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Thread: Printing Photos

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    Printing Photos

    I Just don't understand how this or why this happened I took a photo of a flower on screen it looks washed but I am printing the good the bad and the ugly for myself and putting into folders so one day I can look back and see if I have improved In my post naked flower even tho it looked washed I still wanted to print for my own reference. but to my surprise it printed out beautiful a lot more vibrant and colour I know I touched one up in Paintshop pro but that was not the one I printed any clues as to why it would print out so much better then what is seen on monitor My printer is a Canon 5250 Pixma this has not happened to any other photos they print out the way that they are. I did shoot this photo in Raw but converted it to JPEG
    All experts were once beginners

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    What monitor ?
    Darren
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    Constructive Critique of my images always appreciated

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    I'm going to suggest printer is set to do an auto photo enhance though in your print settings

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    Administrator ricktas's Avatar
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    We need to know a lot more about your setup to answer this one.

    As Kiwi says, your printer software could be auto-enhancing the photos it prints. Your monitor might need calibration, there could be dozens of reasons/
    "It is one thing to make a picture of what a person looks like, it is another thing to make a portrait of who they are" - Paul Caponigro

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    Yes I understand what your saying Rick but others see the flower I posted in CC as been washed or not enough DOF in the photo I don't know how to explain more about the set up technical terms I use the software that came with the printer and print right from my computer to printer sorry I am not very technical in the calibration test that Kym posted I could see left to right black into grey and then white but if that was the case would not all my photo's I have printer turn out better then what I see on my computer screen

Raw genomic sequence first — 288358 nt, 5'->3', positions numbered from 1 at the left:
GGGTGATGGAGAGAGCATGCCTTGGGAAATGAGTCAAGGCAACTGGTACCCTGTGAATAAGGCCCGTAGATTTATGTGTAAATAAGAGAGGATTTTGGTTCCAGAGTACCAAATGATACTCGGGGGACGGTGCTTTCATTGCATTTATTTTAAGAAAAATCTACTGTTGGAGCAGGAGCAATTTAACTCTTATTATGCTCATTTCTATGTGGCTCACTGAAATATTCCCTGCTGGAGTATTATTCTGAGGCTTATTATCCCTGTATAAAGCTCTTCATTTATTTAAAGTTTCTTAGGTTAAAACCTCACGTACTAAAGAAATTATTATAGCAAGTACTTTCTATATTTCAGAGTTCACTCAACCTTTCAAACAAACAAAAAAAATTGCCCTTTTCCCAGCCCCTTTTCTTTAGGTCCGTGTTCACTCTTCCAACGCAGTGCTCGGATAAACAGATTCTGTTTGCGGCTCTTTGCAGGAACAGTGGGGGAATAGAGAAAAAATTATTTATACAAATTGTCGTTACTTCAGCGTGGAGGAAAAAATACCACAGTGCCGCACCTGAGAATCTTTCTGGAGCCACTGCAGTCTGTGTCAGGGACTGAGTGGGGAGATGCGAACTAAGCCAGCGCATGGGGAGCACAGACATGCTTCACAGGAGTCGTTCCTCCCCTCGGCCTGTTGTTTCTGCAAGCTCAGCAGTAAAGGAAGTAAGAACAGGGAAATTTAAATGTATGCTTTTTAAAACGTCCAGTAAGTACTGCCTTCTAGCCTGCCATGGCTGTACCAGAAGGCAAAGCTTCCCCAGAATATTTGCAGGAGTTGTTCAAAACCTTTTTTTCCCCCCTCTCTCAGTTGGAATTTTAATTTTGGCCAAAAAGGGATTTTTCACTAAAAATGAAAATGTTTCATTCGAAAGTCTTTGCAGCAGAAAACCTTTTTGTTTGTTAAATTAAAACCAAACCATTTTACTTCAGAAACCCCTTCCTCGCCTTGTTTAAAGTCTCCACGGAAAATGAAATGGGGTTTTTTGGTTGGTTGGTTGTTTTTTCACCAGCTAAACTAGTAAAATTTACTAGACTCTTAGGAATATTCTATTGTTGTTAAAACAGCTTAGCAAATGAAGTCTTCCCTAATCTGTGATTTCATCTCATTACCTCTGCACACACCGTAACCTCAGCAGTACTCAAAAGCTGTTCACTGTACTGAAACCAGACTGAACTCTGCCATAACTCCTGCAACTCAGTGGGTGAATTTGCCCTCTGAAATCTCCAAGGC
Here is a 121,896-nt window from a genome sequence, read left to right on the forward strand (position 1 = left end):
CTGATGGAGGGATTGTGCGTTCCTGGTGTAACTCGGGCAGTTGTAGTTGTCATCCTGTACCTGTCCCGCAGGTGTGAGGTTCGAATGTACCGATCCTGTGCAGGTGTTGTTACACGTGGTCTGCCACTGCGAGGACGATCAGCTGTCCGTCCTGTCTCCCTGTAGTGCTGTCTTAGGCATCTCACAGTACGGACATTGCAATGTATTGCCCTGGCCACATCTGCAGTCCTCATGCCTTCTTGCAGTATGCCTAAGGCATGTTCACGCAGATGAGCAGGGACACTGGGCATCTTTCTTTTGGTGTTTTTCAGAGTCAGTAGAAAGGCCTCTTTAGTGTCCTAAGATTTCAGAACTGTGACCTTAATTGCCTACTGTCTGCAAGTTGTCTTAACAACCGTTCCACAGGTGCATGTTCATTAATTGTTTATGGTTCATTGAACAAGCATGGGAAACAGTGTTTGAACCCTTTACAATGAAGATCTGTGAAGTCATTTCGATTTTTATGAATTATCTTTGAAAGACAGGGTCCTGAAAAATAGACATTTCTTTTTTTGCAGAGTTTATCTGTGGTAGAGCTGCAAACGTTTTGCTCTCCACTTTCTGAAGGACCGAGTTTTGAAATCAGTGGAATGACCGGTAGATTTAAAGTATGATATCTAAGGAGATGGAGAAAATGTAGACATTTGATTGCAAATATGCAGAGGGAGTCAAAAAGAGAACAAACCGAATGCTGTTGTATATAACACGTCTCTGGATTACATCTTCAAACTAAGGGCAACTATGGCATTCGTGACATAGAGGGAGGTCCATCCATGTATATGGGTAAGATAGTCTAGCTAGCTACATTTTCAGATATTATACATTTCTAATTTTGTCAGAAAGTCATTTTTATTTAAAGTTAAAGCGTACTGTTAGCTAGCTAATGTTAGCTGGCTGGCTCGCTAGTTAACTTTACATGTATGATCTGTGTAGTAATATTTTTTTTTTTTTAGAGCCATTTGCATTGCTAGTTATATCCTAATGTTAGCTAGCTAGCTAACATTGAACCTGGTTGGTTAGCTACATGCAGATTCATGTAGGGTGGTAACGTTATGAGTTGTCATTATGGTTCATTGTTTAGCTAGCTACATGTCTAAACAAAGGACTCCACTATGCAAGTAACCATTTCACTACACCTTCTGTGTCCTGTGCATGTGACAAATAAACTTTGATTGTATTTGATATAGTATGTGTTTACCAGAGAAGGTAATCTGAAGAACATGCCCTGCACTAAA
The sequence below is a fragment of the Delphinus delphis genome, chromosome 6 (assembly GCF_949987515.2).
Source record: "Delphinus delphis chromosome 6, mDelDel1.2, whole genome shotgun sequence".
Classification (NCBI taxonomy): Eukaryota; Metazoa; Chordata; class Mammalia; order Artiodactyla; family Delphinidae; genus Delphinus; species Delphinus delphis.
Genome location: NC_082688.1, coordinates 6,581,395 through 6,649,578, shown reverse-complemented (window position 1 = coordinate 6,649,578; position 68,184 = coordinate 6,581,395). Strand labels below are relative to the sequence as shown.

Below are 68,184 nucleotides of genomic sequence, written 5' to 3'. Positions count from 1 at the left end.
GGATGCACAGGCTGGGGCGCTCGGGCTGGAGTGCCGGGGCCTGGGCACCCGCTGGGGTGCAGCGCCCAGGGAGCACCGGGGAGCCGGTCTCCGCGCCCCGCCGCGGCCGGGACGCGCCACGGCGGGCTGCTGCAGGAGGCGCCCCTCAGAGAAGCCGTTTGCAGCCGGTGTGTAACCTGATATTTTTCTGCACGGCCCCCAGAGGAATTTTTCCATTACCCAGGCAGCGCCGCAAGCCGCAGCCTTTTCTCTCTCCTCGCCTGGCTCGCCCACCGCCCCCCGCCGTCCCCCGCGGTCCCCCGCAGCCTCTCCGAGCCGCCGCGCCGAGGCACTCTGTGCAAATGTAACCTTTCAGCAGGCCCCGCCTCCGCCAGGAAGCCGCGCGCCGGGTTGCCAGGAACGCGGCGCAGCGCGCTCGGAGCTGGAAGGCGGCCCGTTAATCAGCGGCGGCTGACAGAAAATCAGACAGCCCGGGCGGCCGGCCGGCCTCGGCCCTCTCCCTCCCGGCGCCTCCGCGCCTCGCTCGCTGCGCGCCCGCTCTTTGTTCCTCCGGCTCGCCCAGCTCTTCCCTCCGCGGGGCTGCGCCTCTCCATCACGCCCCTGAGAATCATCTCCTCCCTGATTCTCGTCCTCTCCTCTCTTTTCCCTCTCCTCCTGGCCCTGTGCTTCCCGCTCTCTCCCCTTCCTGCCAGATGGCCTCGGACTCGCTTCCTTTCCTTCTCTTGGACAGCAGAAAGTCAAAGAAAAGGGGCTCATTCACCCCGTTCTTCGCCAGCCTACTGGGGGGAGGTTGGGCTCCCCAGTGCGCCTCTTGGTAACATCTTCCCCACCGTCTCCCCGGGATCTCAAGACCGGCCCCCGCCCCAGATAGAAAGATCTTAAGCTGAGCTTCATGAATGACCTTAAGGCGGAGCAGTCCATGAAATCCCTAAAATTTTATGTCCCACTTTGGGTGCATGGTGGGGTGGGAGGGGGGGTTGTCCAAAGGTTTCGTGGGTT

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    Nikkie, as Kiwi and Ricktas say there could be many reasons. I used to have huge problems with matching what I saw on my monitor with other monitors, let alone printers. I ended up solving all this but it is expensive. I now have a monitor designed for photography, which I profile and calibrate and then do the same with my printer, paper and ink.

    Detailed color matching is an exacting business. All these areas need to match (monitor, printer-including color print ehancement drivers, paper and ink. You also need to be careful of color management in the photo software you use (I use Lightroom). You need a colorimeter to help you do all this (eg Xrite or Datacolor).

    Without all this, it is a a bit trial and error. Some tips that may help.

    1. If you have a standard monitor there are not too many adjustments you can make - but one thing for photos is not to have the monitor too bright or the contrast too high. Most monitors are set way too high for photos - and you may have this problem if the screen looks washed out - but it is printing OK.
    2. Check your photo management software for any print colour enhancements.
    3. Check your printer driver for print colour enhancements.

    If your photo management software is colour enhancing the photo and your printer driver is doing the same - you can get mud colours - and certainly nothing will print that anywhere near matches the monitor. You should only use one colour management system (either your photo software or your printer - but not both). In my case Lightroom does all my colour management and I tell my printer (and Epson) to not manage colour at all.

    Hope this helps - but colour matching is not an easy business.
    Last edited by screamer; 16-06-2011 at 12:10am.

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    Administrator ricktas's Avatar
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    Agree with Screamer, you need to get your screen calibrated as a starting point.

    Have a look at this sort of thing: http://www.qualitycamera.com.au/colo...179229dfcdc95b

    Depending on which one you get you can also calibrate your printer as well.

    Once your screen is calibrated, you can be assured that how you see your photo on your screen is as accurate as you can get it, and that I or any other member that uses a monitor calibrator will see your photo exactly (well as close to as possible) as you see it. Calibration creates a 'standard' so that anyone using a calibrated screen sees the same as the next person. This is a very simplistic view of calibration, but it explains what it does. Welcome to Photography, where there is always something to spend more money on

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    Ok thank you Rick Ill have a look at the link

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